FIG. 3 shows a more detailed cross sectional view of selected features and components of structure 200 of FIG. 2. FIG. 3 shows structure 360 comprising a region of NPN HBT 250 fabricated in accordance with one embodiment that corresponds to the region of NPN HBT 250 enclosed by dashed line 260 of FIG. 2. Structure 360 includes features and components which are analogous in form and function to corresponding features and components of structure 200 in FIG. 2. The corresponding features and components are numbered in a manner consistent with FIG. 2. In particular, portions of selected features and components of structure 200 of FIG. 2 corresponding to emitter 230, dielectric segments 240, out-diffusion region 232, base 220 including intrinsic base region 222 and extrinsic base regions 224, collector 204, epitaxial silicon 205, out diffusion regions 226, cross doped regions 227, and counter-doped regions 228 enclosed by dashed line 260 in FIG. 2 are shown, respectively, as emitter 330, dielectric segments 340, out-diffusion region 332, base 320 including intrinsic base region 322 and extrinsic base regions 324, collector 304, epitaxial silicon 305, out diffusion regions 326, cross doped regions 327, and counter-doped regions 328 in structure 360 in FIG. 3.

As FIG. 3 shows, in one embodiment, extrinsic base regions 324 can be P type doped using implant doping. The implanting can be applied at an angle, also referred to as “tilt implanting” or “angle implanting” or applied in a non-angled manner, i.e. conventionally. In one embodiment, extrinsic base regions 324 can be conventionally implant doped by performing P type implant doping 344, represented by non-angled arrows 344 in FIG. 3. For example, extrinsic base regions 324 can be implant doped using conventional implanting with boron, using an implant dose of approximately 1015 atoms per square centimeter, to produce P+ doped extrinsic base regions 324 with a dopant concentration of approximately 1020 atoms per cubic centimeter, as noted above in connection with FIG. 2. P type implant doping 344 can be either followed or preceded by N type implant doping of counter-doped regions 328. N type counter-doped regions 328 can be formed using tilt implanting 342, represented by angled arrows 342 in FIG. 3. For example, counter-doped regions 328 can be implant doped using tilt implanting 342 with arsenic or phosphorous, using an implant dose of approximately 1013 atoms per square centimeter, to produce N+ doped counter-doped regions 328 with a dopant concentration in the range of approximately 5*1017 to approximately 1019 atoms per cubic centimeter, as noted above in connection with FIG. 2.

Thus, FIG. 3 illustrates an example, using tilt implanting, of implementing counter doping to suppress out diffusion of dopants and counteract degrading effects of dopant out diffusion on the operating characteristics of a silicon-germanium HBT by sequentially implant doping N and P type dopants.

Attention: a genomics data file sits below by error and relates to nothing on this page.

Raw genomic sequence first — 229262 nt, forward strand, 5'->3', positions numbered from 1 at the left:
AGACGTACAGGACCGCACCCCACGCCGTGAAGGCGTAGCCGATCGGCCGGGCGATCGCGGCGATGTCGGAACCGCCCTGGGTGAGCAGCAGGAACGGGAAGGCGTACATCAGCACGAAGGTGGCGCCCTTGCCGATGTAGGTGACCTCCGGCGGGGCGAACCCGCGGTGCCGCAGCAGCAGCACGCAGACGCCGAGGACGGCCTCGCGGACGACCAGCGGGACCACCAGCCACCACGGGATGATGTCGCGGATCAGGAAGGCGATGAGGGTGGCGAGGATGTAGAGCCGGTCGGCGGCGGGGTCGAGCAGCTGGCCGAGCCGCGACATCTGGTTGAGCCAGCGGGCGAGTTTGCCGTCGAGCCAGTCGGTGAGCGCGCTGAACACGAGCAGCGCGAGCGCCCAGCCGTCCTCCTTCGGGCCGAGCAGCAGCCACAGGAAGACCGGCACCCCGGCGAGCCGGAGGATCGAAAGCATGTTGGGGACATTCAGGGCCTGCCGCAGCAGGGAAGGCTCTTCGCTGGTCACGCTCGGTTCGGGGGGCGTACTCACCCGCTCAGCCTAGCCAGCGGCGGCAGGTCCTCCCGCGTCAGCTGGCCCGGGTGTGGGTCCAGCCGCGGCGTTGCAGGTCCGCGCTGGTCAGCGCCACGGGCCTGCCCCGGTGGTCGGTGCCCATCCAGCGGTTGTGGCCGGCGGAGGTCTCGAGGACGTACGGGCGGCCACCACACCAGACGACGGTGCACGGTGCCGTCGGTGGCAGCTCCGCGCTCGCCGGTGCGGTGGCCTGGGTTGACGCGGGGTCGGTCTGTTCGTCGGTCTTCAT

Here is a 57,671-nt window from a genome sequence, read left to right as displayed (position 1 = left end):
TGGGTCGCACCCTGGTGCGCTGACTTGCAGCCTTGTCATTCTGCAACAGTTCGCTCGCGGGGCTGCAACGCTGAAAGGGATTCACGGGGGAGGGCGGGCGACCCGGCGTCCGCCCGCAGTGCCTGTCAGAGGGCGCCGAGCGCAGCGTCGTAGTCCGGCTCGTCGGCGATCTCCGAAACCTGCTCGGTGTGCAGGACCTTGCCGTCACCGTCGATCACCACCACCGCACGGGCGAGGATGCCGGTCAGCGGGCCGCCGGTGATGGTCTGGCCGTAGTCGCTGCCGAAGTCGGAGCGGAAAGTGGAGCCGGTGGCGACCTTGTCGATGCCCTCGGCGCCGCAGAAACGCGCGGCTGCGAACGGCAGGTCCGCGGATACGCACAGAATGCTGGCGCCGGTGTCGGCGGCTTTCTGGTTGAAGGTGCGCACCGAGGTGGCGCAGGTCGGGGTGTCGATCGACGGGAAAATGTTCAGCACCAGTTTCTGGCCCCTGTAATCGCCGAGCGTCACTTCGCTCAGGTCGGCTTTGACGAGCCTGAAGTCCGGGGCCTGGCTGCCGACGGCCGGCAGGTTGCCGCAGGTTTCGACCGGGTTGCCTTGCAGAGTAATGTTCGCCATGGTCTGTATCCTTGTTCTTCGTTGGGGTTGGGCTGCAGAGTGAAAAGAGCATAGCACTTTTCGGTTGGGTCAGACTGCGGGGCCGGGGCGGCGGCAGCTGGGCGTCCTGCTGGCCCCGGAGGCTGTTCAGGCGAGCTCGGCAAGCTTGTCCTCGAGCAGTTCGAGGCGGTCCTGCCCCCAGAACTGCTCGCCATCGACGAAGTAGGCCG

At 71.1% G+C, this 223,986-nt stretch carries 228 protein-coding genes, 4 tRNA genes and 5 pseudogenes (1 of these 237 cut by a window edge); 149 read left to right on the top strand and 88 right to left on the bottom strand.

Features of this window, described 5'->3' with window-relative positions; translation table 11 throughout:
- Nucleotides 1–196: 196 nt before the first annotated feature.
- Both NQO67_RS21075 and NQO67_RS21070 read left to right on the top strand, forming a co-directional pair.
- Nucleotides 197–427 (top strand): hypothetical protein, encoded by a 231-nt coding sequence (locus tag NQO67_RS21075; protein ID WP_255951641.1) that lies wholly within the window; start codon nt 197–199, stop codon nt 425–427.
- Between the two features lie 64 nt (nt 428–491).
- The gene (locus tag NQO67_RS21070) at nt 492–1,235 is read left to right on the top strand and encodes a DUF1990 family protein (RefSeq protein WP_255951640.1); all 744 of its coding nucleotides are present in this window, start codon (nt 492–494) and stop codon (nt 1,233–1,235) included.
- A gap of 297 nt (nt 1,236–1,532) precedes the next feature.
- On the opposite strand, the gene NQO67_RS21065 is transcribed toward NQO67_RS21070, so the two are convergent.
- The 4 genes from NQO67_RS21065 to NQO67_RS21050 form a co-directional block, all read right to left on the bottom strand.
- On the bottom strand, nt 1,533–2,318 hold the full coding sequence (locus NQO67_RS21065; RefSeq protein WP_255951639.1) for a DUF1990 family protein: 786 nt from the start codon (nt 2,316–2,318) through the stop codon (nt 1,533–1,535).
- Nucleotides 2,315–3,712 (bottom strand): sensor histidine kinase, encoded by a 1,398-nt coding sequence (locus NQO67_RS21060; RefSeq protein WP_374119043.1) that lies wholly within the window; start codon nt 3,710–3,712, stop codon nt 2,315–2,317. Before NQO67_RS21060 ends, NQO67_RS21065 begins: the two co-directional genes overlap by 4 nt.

FIG. 4 shows a more detailed cross sectional view of selected features and components of structure 200 of FIG. 2. FIG. 4 shows structure 460 comprising a region of NPN HBT 250 fabricated in accordance with one embodiment that corresponds to the region of NPN HBT 250 enclosed by dashed line 260 of FIG. 2. Structure 460 includes features and components which are analogous in form and function to corresponding features and components of structure 200 in FIG. 2. The corresponding features and components are numbered in a manner consistent with FIG. 2. In particular, portions of selected features and components of structure 200 of FIG. 2 corresponding to emitter 230, dielectric segments 240, out-diffusion region 232, base 220 including intrinsic base region 222 and extrinsic base regions 224, collector 204, epitaxial silicon 205, out diffusion regions 226, cross doped regions 227, and counter-doped regions 228 enclosed by dashed line 260 in FIG. 2 are shown, respectively, as emitter 430, dielectric segments 440, out-diffusion region 432, base 420 including intrinsic base region 422 and extrinsic base regions 424, collector 404, epitaxial silicon 405, out diffusion regions 426, cross doped regions 427, and counter-doped regions 428 in structure 460 in FIG. 4.

As FIG. 4 shows, in one embodiment, N type counter-doped regions 428 can be formed using conventional, i.e. non-angled, implant doping. Counter-doped regions 428 can be formed using N type implant doping 446, represented by non-angled arrows in FIG. 4. For example, counter-doped regions 428 can be implant doped with arsenic or phosphorous, using an implant dose of approximately 1013 atoms per square centimeter, to produce N+ doped counter-doped regions 428 with a dopant concentration in the range of approximately 5*1017 to approximately 1019 atoms per cubic centimeter, as noted above in connection with FIG. 2.